Home' Trinidad and Tobago Guardian : November 6th 2014 Contents B28
body & soul
Guardian www.guardian.co.tt Thursday, November 6, 2014
and other types of
MPs in the UK
warned this week.
Violent video games, the sharing of indecent
images on mobile phones, and other types of digital
communications are harming young people s mental
health, MPs in the UK warned on Wednesday, amid
evidence of big increases in self-harm and serious
psychological problems among the under-18s.
Cyberbullying and Web sites advocating anorexia
and self-harm are also posing a danger to the mental
wellbeing of children and young people, the Commons
health select committee said in its report.
Sarah Wollaston, chair of the committee, who was
a GP for 24 years before becoming a Tory MP in
2010, said: "In the past if you were being bullied it
might just be in the classroom. Now it follows (you)
way beyond the walk home from school. It is there
all the time.
Voluntary bodies have not suggested stopping
young people using the internet. But for some young
people it s clearly a new source of stress."
Rise in mental health problems among youth
However, the MPs said they had found no evidence
that the emerging digital culture was behind the
worrying rise, of up to 25 per cent to 30 per cent
a year, in numbers of children and young people
seeking treatment for mental health problems.
The cross-party group acknowledges that forms
of online and social communication are now central
to the lives of under-18s, but says that a government
inquiry into the effects is needed because of the
potential for harm.
"For today s children and young people, digital
culture and social media are an integral part of life
... this has the potential to significantly increase
stress and to amplify the effects of bullying," the
committee s report says.
Some young people experience "bullying, harass-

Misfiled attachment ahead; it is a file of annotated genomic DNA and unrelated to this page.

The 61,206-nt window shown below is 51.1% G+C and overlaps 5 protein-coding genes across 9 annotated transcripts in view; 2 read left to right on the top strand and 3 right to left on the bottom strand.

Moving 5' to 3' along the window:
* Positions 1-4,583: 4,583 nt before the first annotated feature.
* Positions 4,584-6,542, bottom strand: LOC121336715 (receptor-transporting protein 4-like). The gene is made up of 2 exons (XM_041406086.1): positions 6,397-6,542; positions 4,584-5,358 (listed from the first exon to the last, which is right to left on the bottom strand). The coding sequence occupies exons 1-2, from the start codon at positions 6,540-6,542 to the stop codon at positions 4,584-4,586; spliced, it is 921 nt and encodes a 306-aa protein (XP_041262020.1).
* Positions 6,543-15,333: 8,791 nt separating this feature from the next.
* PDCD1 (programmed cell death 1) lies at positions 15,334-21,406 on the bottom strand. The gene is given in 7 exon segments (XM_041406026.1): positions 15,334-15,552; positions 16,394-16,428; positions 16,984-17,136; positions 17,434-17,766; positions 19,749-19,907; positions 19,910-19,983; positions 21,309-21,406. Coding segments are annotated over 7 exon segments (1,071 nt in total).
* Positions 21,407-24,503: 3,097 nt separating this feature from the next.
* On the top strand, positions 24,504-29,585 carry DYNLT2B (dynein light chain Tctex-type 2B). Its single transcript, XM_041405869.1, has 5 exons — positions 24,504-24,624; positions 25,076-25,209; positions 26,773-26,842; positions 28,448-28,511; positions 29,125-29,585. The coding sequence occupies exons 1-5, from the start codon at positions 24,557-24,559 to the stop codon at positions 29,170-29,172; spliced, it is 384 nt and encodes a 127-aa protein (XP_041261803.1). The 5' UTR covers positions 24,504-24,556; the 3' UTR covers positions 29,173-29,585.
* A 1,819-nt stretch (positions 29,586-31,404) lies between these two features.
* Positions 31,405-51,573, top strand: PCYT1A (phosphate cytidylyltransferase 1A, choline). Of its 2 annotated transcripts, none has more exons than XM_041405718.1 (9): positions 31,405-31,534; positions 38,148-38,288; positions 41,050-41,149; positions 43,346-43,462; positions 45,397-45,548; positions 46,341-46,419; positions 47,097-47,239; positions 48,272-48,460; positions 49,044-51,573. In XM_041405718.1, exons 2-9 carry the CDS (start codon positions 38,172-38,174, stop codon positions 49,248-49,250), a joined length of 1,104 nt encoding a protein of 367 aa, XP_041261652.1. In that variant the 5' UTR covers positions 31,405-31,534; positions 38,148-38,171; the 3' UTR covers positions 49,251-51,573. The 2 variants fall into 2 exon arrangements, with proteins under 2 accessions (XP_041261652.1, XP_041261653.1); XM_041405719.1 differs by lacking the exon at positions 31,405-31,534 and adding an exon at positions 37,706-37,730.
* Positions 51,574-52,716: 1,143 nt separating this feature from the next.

ment and threats of violence" when online, the MPs
say. While they did not look into internet regulation
in depth during their six-month inquiry, they con-
cluded: "In our view sufficient concern has been
raised to warrant a more detailed consideration of
the impact of the internet on children s and young
people s mental health, and in particular the use of
social media and impact of pro-anorexia, self-harm
and other inappropriate websites."
It calls on the Department of Health and NHS
England s joint taskforce, now investigating, alongside
other bodies, to assess the impact of social media.
Wollaston voiced concern that "sexting" (sharing
indecent photographs) could be traumatic for vul-
nerable young women persuaded to pose for intimate
pictures, then finding the shots shared widely. Some
would end up being harassed, she said. Sexting had
"become normalised in some school environments,"
she said. "We need much better education about the
dangers of sexting." She also expressed unease about
the impact of violent video games played by young
people. Parents, she said, should do more to check
what their offspring were doing online in their free
time and talk to them because "if they are spending
two hours a night doing that, is that harming their
Lucie Russell, director of campaigns and media at
the charity Young Minds, said: "The 24/7 online
world has the potential to massively increase young
people s stress levels and multiplies the opportunities
for them to connect with others in similar distress.
Websites like Tumblr, where there has been recent
media focus on self-harm blogs, must do all they
can to limit triggering content and that which encour-
ages self-harming behaviour."
Russell backed the committee s view that the inter-
net could also be "a valuable source of support for
children and young people with mental health prob-
lems". But, she added that "many professionals feel
completely out of touch with, even intimidated by,
social media and the net".
Mental health budget cut
The report paints a grim picture of the growing
number of under-18s needing care, often struggling
to access it, or becoming an inpatient hundreds of
miles from home, as children s and adolescents
mental health services tried to cope with budget cuts,
lack of staff and too few beds.
"Major problems" in accessing services ends with
"children and young people s safety being compro-
mised while they wait for a bed to become available",
say the MPs. (The Guardian, UK)
Sexting, cyber-bullying increase mental
health threats to kids---UK politicians
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